Lawn Damage from Voles
Voles cause damage by feeding on a wide range of garden plants including beet, cabbage, carrot, cauliflower, celery, lettuce, turnip, spinach, and tomato. Turf and other landscape plantings such as lilies and dichondra may be damaged.
Voles will gnaw the bark of fruit trees including apple and citrus. Trees and shrubs with a low profile, such as arborvitae are also at risk.
Vole damage to tree trunks normally occurs from a few inches above ground to a few inches below ground. Although voles are poor climbers, if they can climb on to low-hanging branches they may cause damage higher up on trees as well.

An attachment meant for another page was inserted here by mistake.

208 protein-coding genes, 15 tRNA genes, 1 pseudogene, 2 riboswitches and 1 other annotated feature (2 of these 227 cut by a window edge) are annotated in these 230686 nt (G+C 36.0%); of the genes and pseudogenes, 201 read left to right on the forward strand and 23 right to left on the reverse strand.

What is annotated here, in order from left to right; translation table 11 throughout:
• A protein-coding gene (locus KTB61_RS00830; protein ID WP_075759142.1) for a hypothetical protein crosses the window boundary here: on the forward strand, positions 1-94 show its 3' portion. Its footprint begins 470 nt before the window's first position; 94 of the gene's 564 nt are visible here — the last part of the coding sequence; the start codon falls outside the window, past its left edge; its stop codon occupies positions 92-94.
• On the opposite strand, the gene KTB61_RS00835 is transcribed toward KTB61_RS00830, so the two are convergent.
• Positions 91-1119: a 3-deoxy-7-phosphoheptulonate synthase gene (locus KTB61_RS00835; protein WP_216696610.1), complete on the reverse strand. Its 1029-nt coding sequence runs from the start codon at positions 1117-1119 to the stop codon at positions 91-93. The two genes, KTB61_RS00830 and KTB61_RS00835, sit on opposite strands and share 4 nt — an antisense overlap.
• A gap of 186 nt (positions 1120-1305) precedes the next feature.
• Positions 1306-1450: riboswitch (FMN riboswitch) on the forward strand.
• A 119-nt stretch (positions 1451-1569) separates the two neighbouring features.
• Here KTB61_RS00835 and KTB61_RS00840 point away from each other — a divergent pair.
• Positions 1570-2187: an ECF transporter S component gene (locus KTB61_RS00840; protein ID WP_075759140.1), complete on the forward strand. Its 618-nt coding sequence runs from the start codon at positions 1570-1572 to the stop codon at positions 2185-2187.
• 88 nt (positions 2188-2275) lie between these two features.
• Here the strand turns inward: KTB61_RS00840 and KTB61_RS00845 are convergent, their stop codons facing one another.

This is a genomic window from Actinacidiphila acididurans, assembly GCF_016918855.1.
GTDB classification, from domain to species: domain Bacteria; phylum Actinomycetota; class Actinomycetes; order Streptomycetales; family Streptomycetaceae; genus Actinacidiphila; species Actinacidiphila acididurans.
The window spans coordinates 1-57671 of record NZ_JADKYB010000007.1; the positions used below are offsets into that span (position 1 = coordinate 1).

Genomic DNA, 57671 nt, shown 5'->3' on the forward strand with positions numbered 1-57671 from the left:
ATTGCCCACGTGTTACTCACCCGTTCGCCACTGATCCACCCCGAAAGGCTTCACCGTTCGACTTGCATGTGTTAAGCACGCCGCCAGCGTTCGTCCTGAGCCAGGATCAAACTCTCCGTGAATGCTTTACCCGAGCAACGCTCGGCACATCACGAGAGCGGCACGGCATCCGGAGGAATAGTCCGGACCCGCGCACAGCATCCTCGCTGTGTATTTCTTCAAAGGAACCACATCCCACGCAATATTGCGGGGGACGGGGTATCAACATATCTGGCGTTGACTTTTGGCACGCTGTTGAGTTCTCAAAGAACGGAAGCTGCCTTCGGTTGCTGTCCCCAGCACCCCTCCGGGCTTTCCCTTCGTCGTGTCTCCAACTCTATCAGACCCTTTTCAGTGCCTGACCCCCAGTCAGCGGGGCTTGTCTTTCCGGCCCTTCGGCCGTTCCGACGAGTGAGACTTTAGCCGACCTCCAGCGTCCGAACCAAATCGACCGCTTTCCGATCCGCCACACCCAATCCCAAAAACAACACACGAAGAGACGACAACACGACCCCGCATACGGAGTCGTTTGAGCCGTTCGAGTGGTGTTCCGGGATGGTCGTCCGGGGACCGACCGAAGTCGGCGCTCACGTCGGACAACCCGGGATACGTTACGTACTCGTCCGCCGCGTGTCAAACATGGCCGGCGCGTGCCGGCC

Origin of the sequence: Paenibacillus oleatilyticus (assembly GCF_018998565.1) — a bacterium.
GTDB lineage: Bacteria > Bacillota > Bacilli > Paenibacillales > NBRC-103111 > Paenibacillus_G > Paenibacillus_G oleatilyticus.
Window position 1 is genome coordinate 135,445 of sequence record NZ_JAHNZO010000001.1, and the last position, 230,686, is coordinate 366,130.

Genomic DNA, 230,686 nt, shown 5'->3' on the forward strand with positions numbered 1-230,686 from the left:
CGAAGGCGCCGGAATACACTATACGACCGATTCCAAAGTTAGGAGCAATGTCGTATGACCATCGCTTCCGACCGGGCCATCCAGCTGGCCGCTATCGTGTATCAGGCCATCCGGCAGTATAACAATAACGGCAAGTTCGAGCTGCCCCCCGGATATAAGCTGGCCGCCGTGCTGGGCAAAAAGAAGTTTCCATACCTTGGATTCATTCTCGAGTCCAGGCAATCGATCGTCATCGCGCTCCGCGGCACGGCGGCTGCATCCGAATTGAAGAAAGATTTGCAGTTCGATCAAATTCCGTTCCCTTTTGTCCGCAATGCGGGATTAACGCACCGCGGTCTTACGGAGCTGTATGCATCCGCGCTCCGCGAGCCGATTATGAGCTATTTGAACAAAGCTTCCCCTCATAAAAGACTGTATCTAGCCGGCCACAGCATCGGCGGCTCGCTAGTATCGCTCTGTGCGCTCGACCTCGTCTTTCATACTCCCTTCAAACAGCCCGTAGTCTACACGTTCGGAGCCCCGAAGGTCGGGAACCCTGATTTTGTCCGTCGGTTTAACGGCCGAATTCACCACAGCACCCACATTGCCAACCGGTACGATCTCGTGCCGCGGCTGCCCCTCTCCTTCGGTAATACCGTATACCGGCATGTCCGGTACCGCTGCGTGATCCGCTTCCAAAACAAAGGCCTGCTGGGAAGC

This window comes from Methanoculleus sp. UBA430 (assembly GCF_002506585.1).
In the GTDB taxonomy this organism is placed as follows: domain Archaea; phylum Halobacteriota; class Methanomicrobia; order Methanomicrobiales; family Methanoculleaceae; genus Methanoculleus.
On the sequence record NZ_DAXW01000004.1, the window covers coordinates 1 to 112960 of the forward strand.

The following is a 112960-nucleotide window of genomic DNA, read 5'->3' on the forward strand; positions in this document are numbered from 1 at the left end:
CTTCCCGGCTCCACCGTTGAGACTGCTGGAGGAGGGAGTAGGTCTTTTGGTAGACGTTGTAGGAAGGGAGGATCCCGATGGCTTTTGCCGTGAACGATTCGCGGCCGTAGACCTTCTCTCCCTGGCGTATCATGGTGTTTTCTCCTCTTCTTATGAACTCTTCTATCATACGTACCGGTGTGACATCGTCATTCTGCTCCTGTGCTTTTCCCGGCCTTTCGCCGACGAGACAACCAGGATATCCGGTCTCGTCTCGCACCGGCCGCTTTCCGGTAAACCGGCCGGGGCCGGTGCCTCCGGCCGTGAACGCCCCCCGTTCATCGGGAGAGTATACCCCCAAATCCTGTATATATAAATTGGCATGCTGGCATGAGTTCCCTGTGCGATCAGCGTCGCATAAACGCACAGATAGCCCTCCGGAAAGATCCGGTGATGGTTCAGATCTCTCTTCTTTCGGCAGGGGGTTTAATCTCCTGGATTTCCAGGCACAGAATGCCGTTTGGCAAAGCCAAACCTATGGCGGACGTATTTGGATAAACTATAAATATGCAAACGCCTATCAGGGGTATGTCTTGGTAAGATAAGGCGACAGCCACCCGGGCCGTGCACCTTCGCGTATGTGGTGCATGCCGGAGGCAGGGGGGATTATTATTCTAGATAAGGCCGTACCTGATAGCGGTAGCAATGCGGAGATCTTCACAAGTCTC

Voles are active day and night, year-round. They are normally found in areas with dense vegetation. Voles dig many short, shallow burrows and make underground nests of grass, stems, and leaves. In areas with winter snow, voles will burrow in and through the snow to the surface.
Several adults and young may occupy a burrow system. Home-range size varies with habitat quality, food supply, and population levels, but in most cases it is no more than a few hundred square feet.
Voles are mostly herbivorous, feeding on a variety of grasses, herbaceous plants, bulbs, and tubers. They eat bark and roots of trees, usually in fall or winter. Voles store seeds and other plant matter in underground chambers.
- Commonly called a “meadow mouse”
- Found throughout the world
- Greyish brown to blackish brown in color
- Similar in size to the house mouse
- Short furry tail (roughly half the length of a house mouse)
- Active all year-round—will burrow under snow
- Feeds on a variety of vegetation
- Extremely prolific reproducers, they have 5-10 litters per year and 3-5 babies per litter.